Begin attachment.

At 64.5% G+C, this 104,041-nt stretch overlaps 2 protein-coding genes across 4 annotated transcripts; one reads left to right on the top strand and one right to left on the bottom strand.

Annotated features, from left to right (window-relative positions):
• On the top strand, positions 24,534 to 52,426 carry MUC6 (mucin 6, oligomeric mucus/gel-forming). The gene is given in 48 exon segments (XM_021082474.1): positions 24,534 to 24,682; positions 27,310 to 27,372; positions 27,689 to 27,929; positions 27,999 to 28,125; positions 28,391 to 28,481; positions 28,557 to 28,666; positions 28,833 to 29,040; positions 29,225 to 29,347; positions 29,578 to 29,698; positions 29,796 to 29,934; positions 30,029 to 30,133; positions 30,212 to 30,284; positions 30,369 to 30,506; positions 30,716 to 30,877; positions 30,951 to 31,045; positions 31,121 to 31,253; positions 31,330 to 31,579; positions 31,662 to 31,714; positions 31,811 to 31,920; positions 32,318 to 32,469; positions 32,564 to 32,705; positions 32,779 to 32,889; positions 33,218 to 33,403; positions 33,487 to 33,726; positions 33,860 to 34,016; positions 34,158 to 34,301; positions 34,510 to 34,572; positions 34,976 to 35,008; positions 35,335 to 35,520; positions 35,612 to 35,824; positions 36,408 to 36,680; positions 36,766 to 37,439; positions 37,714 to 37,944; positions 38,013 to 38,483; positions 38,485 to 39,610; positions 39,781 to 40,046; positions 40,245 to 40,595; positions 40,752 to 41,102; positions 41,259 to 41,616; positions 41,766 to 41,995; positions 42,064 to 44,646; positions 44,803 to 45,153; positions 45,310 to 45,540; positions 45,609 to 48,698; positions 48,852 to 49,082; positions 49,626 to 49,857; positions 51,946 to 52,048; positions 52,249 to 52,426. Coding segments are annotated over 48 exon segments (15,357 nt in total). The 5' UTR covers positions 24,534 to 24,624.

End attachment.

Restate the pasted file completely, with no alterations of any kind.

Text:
At 64.5% G+C, this 104,041-nt stretch overlaps 2 protein-coding genes across 4 annotated transcripts; one reads left to right on the top strand and one right to left on the bottom strand.

Annotated features, from left to right (window-relative positions):
• On the top strand, positions 24,534 to 52,426 carry MUC6 (mucin 6, oligomeric mucus/gel-forming). The gene is given in 48 exon segments (XM_021082474.1): positions 24,534 to 24,682; positions 27,310 to 27,372; positions 27,689 to 27,929; positions 27,999 to 28,125; positions 28,391 to 28,481; positions 28,557 to 28,666; positions 28,833 to 29,040; positions 29,225 to 29,347; positions 29,578 to 29,698; positions 29,796 to 29,934; positions 30,029 to 30,133; positions 30,212 to 30,284; positions 30,369 to 30,506; positions 30,716 to 30,877; positions 30,951 to 31,045; positions 31,121 to 31,253; positions 31,330 to 31,579; positions 31,662 to 31,714; positions 31,811 to 31,920; positions 32,318 to 32,469; positions 32,564 to 32,705; positions 32,779 to 32,889; positions 33,218 to 33,403; positions 33,487 to 33,726; positions 33,860 to 34,016; positions 34,158 to 34,301; positions 34,510 to 34,572; positions 34,976 to 35,008; positions 35,335 to 35,520; positions 35,612 to 35,824; positions 36,408 to 36,680; positions 36,766 to 37,439; positions 37,714 to 37,944; positions 38,013 to 38,483; positions 38,485 to 39,610; positions 39,781 to 40,046; positions 40,245 to 40,595; positions 40,752 to 41,102; positions 41,259 to 41,616; positions 41,766 to 41,995; positions 42,064 to 44,646; positions 44,803 to 45,153; positions 45,310 to 45,540; positions 45,609 to 48,698; positions 48,852 to 49,082; positions 49,626 to 49,857; positions 51,946 to 52,048; positions 52,249 to 52,426. Coding segments are annotated over 48 exon segments (15,357 nt in total). The 5' UTR covers positions 24,534 to 24,624.